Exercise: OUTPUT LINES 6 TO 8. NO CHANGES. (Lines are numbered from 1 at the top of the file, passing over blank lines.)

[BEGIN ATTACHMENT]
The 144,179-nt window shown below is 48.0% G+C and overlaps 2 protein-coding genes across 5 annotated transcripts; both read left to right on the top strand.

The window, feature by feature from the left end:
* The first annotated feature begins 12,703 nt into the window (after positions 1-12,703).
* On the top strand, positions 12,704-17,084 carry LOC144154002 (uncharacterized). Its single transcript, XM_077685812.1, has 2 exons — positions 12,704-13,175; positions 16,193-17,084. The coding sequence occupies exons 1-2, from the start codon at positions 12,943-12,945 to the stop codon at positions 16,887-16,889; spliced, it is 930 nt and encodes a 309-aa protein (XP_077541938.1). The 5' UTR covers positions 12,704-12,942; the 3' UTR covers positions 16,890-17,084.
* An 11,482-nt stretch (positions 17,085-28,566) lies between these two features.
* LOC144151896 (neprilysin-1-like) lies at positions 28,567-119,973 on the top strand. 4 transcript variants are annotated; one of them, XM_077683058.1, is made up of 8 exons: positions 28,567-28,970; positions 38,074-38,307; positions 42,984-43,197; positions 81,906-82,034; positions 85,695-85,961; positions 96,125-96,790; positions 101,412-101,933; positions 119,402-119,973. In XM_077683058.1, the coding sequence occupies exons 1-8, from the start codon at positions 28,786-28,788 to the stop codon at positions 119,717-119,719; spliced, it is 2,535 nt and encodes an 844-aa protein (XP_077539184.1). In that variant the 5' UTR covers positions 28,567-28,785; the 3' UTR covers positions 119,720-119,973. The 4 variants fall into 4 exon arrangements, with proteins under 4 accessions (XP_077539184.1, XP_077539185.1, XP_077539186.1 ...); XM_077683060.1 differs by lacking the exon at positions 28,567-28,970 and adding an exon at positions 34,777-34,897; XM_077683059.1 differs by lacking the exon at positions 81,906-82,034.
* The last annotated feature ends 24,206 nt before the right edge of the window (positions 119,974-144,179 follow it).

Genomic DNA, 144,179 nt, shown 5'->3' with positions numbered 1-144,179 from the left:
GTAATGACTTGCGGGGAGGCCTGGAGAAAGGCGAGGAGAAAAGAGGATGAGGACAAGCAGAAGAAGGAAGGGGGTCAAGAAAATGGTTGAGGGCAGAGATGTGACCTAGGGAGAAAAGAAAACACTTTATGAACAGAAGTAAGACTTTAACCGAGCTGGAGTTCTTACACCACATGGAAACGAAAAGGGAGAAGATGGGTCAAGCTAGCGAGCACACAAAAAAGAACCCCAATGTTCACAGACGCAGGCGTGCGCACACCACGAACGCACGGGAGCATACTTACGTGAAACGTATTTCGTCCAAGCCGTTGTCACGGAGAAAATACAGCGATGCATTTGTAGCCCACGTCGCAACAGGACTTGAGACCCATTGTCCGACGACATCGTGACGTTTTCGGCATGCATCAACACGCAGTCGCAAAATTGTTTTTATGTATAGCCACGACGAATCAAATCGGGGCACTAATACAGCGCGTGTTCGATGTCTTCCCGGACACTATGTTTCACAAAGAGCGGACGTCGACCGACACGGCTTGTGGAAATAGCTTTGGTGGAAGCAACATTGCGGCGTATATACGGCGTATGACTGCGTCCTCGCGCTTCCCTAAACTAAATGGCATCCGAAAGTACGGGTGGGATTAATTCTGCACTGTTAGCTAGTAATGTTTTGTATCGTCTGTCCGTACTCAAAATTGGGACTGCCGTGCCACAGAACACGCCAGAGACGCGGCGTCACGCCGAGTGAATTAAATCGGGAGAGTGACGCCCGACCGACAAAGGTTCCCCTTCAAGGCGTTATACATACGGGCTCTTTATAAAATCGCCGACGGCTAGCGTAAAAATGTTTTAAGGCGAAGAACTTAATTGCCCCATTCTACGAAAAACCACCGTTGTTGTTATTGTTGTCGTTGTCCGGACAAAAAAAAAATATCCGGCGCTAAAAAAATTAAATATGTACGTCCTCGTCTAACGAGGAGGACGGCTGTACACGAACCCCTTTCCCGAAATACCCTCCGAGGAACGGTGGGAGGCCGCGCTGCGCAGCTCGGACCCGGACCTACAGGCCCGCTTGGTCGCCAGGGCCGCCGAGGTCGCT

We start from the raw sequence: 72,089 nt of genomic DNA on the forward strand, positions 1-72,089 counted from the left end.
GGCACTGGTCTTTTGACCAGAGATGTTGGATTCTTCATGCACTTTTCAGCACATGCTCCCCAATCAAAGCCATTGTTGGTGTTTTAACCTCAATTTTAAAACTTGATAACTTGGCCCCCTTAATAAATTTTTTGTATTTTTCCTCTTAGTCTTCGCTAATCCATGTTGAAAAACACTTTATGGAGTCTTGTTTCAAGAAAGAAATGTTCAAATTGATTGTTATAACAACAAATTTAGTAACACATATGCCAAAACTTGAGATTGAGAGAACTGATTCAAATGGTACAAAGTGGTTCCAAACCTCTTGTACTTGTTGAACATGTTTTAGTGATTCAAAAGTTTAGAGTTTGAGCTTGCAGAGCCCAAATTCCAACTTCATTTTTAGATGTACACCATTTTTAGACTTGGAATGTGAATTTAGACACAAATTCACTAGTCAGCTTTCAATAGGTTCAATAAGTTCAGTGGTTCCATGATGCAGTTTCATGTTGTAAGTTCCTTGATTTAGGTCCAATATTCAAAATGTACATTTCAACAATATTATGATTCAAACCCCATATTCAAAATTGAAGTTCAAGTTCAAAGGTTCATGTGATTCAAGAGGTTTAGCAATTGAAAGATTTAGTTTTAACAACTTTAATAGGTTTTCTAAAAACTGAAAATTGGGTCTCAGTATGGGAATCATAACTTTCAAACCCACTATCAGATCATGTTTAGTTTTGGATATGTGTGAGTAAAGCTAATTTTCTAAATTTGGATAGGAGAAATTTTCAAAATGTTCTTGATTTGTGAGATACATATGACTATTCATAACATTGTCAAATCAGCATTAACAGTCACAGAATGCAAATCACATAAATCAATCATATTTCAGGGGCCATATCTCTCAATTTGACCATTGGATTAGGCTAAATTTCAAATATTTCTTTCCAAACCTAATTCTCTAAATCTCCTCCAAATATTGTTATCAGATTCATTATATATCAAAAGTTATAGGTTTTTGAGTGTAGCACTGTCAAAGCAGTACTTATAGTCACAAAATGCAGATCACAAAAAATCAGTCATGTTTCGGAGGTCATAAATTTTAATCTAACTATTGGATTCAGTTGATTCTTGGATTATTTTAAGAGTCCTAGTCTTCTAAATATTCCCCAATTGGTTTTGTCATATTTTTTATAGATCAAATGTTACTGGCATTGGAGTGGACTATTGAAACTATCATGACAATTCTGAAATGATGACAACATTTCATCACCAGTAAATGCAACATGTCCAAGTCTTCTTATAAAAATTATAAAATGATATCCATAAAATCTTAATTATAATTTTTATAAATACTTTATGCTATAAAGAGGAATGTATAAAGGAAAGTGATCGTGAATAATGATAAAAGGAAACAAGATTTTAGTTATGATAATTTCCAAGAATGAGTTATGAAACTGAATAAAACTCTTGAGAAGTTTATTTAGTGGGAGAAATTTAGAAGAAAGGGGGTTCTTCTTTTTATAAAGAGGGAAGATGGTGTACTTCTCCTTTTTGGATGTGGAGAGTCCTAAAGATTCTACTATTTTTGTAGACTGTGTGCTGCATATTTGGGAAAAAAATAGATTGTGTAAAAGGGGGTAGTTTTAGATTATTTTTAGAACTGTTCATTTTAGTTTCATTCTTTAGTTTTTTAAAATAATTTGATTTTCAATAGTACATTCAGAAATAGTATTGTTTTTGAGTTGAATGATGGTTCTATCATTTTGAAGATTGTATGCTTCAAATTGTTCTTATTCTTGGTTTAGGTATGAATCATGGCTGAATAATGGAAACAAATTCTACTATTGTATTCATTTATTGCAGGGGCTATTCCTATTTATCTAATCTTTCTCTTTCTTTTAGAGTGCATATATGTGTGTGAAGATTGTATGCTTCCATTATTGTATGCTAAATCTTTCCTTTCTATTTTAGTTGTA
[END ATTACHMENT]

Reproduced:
* LOC144151896 (neprilysin-1-like) lies at positions 28,567-119,973 on the top strand. 4 transcript variants are annotated; one of them, XM_077683058.1, is made up of 8 exons: positions 28,567-28,970; positions 38,074-38,307; positions 42,984-43,197; positions 81,906-82,034; positions 85,695-85,961; positions 96,125-96,790; positions 101,412-101,933; positions 119,402-119,973. In XM_077683058.1, the coding sequence occupies exons 1-8, from the start codon at positions 28,786-28,788 to the stop codon at positions 119,717-119,719; spliced, it is 2,535 nt and encodes an 844-aa protein (XP_077539184.1). In that variant the 5' UTR covers positions 28,567-28,785; the 3' UTR covers positions 119,720-119,973. The 4 variants fall into 4 exon arrangements, with proteins under 4 accessions (XP_077539184.1, XP_077539185.1, XP_077539186.1 ...); XM_077683060.1 differs by lacking the exon at positions 28,567-28,970 and adding an exon at positions 34,777-34,897; XM_077683059.1 differs by lacking the exon at positions 81,906-82,034.
* The last annotated feature ends 24,206 nt before the right edge of the window (positions 119,974-144,179 follow it).

Genomic DNA, 144,179 nt, shown 5'->3' with positions numbered 1-144,179 from the left: